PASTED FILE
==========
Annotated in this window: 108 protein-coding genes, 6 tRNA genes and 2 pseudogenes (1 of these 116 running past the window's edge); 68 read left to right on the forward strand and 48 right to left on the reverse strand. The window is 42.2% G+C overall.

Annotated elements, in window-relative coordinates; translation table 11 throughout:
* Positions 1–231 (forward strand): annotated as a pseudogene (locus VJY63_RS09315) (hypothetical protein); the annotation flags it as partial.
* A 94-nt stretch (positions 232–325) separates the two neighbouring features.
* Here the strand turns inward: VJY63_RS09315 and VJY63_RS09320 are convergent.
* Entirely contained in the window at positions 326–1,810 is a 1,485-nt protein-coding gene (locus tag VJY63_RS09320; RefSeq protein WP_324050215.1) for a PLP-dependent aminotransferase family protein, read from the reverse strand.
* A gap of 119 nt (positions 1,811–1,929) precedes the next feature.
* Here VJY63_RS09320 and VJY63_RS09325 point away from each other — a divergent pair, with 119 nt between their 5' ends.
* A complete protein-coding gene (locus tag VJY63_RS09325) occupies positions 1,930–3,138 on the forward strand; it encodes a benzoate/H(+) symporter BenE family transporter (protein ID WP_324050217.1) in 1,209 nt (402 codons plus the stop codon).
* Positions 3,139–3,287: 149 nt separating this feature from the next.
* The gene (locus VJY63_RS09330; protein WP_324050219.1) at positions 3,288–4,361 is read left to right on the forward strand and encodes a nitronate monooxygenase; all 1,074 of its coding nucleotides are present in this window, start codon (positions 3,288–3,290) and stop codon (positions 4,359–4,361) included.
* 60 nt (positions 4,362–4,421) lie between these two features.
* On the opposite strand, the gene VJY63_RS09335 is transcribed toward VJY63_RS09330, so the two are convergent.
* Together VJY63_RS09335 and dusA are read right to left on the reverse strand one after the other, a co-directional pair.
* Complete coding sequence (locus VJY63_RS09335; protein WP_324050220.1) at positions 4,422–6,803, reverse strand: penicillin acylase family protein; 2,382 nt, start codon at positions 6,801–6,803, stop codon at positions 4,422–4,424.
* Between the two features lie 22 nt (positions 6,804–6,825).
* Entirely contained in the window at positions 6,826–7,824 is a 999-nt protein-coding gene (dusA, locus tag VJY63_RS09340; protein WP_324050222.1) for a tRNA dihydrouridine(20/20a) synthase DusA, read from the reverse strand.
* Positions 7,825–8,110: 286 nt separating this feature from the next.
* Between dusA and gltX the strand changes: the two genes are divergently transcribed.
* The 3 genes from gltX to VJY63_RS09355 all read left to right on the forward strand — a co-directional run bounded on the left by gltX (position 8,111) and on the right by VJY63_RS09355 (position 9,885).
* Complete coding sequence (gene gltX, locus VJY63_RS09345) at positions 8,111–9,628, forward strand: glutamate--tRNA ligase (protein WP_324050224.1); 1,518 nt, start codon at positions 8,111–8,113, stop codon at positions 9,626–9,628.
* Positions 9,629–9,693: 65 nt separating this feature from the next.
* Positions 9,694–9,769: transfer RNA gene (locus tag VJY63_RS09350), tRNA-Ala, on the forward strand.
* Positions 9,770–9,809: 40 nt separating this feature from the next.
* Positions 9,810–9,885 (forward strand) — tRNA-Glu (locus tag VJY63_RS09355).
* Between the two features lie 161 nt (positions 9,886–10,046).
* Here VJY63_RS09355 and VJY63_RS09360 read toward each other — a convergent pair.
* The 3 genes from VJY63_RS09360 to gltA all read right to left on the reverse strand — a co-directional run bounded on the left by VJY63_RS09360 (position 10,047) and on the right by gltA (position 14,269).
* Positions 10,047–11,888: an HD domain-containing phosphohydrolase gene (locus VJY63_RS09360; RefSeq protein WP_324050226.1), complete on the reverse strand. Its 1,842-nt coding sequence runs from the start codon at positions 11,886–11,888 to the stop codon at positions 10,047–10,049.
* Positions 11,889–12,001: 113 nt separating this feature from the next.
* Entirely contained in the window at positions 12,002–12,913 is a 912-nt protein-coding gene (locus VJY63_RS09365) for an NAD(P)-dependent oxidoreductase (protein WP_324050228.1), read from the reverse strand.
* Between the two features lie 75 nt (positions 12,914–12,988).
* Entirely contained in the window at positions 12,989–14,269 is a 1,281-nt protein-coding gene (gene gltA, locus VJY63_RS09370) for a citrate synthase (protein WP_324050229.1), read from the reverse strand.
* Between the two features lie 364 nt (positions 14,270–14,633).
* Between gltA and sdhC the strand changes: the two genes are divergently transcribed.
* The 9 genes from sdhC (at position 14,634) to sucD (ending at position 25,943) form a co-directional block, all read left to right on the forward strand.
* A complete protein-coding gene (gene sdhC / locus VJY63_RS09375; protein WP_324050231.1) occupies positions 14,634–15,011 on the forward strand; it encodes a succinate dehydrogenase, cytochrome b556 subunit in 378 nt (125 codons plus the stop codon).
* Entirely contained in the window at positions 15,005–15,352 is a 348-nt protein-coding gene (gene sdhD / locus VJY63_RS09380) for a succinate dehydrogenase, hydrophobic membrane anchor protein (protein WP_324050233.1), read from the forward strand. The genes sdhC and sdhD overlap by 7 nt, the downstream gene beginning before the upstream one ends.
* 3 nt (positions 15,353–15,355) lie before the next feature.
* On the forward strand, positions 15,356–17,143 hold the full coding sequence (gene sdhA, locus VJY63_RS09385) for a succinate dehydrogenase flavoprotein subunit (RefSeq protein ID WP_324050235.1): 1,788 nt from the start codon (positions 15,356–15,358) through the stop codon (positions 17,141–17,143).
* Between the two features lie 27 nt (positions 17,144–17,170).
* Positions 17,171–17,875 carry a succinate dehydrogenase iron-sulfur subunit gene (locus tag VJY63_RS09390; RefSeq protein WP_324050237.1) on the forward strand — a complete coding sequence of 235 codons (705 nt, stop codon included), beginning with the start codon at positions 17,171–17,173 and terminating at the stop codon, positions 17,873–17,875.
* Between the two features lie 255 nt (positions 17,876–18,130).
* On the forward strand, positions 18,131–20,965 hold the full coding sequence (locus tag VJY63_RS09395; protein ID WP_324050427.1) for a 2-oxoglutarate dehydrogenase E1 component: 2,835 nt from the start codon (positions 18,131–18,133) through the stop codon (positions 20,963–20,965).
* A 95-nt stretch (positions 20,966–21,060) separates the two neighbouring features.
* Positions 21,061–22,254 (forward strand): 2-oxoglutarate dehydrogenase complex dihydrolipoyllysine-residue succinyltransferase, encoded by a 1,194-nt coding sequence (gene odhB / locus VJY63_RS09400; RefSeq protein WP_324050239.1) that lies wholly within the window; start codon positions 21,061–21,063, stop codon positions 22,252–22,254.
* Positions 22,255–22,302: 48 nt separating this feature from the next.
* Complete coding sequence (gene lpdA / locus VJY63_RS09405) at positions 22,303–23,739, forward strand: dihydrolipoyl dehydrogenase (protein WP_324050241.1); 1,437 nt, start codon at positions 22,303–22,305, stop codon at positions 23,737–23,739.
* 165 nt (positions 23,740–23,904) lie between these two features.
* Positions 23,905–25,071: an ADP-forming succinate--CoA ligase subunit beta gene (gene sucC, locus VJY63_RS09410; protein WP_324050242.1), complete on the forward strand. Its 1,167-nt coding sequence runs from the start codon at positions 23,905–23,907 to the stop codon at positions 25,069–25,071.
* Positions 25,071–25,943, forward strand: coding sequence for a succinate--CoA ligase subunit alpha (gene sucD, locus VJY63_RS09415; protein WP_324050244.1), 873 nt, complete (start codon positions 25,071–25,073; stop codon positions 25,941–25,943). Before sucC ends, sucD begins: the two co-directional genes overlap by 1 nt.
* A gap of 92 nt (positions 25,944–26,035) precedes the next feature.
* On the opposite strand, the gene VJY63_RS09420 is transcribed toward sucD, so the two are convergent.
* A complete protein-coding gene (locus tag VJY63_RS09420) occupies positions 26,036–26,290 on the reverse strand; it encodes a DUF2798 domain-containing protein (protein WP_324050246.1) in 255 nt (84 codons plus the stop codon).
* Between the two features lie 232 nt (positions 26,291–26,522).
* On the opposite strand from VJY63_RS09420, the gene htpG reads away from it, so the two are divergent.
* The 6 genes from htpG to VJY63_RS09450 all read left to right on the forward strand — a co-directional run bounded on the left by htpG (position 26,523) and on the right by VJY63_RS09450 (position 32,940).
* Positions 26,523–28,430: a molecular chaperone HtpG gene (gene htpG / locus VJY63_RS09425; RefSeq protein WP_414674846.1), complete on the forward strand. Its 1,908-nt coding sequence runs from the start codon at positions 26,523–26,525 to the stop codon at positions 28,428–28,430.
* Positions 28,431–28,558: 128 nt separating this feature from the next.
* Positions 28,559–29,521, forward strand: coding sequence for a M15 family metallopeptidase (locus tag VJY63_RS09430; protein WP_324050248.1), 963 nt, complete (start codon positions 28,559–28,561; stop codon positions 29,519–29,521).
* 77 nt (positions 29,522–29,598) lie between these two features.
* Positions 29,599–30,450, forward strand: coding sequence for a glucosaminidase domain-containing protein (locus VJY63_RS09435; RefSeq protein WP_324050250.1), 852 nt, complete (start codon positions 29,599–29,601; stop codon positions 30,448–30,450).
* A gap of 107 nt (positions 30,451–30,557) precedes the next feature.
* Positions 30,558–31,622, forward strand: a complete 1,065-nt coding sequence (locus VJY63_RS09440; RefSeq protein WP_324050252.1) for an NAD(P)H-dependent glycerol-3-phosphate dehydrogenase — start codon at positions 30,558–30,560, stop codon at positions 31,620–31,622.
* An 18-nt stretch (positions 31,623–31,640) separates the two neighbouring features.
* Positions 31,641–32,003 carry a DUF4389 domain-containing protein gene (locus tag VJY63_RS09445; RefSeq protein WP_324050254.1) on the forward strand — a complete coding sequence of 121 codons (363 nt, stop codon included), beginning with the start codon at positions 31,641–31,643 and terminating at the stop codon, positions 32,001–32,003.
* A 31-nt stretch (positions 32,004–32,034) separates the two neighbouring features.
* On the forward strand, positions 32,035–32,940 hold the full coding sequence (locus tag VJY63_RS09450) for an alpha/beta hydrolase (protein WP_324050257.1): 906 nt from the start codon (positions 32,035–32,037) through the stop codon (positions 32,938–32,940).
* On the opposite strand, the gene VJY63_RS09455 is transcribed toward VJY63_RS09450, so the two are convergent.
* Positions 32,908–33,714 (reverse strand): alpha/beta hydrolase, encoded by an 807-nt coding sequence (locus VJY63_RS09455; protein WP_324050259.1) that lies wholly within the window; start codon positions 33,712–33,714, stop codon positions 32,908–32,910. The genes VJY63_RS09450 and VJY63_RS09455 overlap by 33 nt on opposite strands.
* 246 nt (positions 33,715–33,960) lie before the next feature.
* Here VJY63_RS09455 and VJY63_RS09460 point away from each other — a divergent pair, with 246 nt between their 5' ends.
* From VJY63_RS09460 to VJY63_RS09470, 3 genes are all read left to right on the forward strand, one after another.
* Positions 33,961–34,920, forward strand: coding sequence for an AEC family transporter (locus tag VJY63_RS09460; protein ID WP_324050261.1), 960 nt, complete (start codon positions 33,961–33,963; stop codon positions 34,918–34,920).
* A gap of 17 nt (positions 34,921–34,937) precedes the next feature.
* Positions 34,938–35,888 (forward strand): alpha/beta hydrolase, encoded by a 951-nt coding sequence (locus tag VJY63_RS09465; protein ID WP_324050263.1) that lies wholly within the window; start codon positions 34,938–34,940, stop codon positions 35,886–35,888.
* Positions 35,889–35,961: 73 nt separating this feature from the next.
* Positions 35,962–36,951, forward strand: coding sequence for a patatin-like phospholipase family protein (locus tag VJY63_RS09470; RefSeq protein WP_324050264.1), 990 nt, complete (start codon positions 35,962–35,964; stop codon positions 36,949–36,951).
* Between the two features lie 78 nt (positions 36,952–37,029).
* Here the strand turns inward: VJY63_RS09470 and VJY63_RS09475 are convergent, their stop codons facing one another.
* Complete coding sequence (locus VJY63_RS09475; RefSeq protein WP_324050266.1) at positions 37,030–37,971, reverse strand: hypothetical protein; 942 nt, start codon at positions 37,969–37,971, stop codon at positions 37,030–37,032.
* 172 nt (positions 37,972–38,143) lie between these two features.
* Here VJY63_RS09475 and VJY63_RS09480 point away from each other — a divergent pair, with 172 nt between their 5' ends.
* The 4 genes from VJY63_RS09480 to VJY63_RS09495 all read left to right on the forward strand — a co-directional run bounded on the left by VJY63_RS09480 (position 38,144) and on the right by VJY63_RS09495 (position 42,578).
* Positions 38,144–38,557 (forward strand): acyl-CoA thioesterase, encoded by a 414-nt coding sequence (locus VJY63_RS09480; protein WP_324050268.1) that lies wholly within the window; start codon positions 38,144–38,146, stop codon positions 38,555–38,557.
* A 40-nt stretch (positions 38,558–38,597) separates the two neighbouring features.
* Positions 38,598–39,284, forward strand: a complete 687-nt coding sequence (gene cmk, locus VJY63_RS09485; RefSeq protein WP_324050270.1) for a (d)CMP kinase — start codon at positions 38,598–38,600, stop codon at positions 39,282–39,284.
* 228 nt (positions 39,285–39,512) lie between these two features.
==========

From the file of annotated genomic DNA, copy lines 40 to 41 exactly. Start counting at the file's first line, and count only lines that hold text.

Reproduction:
* On the forward strand, positions 15,356–17,143 hold the full coding sequence (gene sdhA, locus VJY63_RS09385) for a succinate dehydrogenase flavoprotein subunit (RefSeq protein ID WP_324050235.1): 1,788 nt from the start codon (positions 15,356–15,358) through the stop codon (positions 17,141–17,143).
* Between the two features lie 27 nt (positions 17,144–17,170).